Daylilies do best in full sun, meaning at least six hours of direct sun each day, so many possible flower and other plant replacements will do quite well in the same garden area. The key point is making sure you know just what you want—and what will thrive—in the daylilies’ spot before spending time and money on a garden replacement project.
Be clear about why you’re removing your daylilies, which will clarify replacement options. Do you want different or more varied flower colors? Would you be happy with the same general garden profile—medium-tall bedding or border plants—or something dramatically different? Do you prefer plants with one fairly brief annual blooming period, like daylilies, or something quite different, perhaps even several seasons of blooms? Would you prefer permanent perennials that are similarly low maintenance, or an ever-changing array of annuals requiring more effort? Answer these questions, talk with local master gardeners and visit local and regional botanical gardens to generate ideas.
Daylilies do well in rich, loamy, well-drained soils, but they are also adapted to a wide range of soil types and pH ranges. If you’re not sure about your soil’s fertility and other characteristics, do simple home-soil testing and get more information. This too will help focus your replacement search—and will also give you a jump start on making soil improvements, if that becomes necessary.
If planting a permanent replacement is the top priority, replace daylilies with true lilies, or any plants from the genus Lilium, including Asiatic, Oriental, tiger and trumpet lilies. These are very showy but hardy easy-care plants, and by selecting an array of early, mid-season and late blooming varieties you’ll enjoy them from late spring through summer. Iris plants are another option, also easy, hardy and offering a similar garden profile with a rainbow range of colors and drought-tolerant gray-green foliage. Or consider crocosmia, with iris-like foliage, graceful arched stems and blazing bright blooms. Summer blooming bulbs to consider include gladiolas, dahlias and calla lilies, though these are less hardy.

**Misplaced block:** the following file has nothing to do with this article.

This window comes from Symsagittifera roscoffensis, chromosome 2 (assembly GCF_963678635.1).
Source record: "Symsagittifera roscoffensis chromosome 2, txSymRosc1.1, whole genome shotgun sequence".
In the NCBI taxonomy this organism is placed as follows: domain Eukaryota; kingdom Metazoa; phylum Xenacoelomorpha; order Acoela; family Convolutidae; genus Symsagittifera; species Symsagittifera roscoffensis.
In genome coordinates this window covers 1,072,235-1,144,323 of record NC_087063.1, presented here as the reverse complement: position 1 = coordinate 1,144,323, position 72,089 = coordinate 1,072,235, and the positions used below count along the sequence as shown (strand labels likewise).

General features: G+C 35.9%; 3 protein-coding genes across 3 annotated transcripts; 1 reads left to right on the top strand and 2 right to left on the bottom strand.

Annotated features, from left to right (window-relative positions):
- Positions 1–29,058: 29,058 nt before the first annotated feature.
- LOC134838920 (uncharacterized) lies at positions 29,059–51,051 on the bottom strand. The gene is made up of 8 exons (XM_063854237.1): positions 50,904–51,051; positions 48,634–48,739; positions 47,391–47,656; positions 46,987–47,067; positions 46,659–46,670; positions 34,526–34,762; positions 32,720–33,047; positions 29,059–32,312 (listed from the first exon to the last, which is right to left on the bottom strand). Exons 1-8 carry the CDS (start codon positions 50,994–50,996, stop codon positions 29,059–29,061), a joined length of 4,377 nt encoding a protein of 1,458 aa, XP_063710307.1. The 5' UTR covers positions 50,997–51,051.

If you’re removing daylilies because you want something different yet equally traditional, a cottage garden may be the way to go. Cottage gardens lend an old-fashioned sensibility, offering permanence yet a wide variety of plant shapes, textures and blossoms—and season after season of fragrant cut flowers. Depending on personal preference, your cottage garden might include both perennials and annual flowers, from roses, lilacs, hollyhocks and foxgloves to baby’s breath, daffodils, sweet peas and zinnias. Classic cottage gardens, designed for utility, also include a variety of herbs and other medicinal or edible plants as well as fruit trees, berries and flowering shrubs. Their primary drawback may be stylistic, given they can seem out of place in many modern urban and suburban settings. They also require skilled attention to establish and maintain them.
Cottage gardens fulfilled the daily needs of everyday people living in the Victorian era. Consider designing a practical, present-day variation of the same general approach for your sunny site—an eclectic garden that reflects your own family’s needs and preferences. Culinary herbs, both perennial and annuals, might combine well with striking native shrubs that support local bird populations. Plan for four seasons of favorite cut flowers and also leave space for favorite summer vegetables such as tomatoes and peppers. Get creative and come up with a garden design that suits your home’s style and setting as well.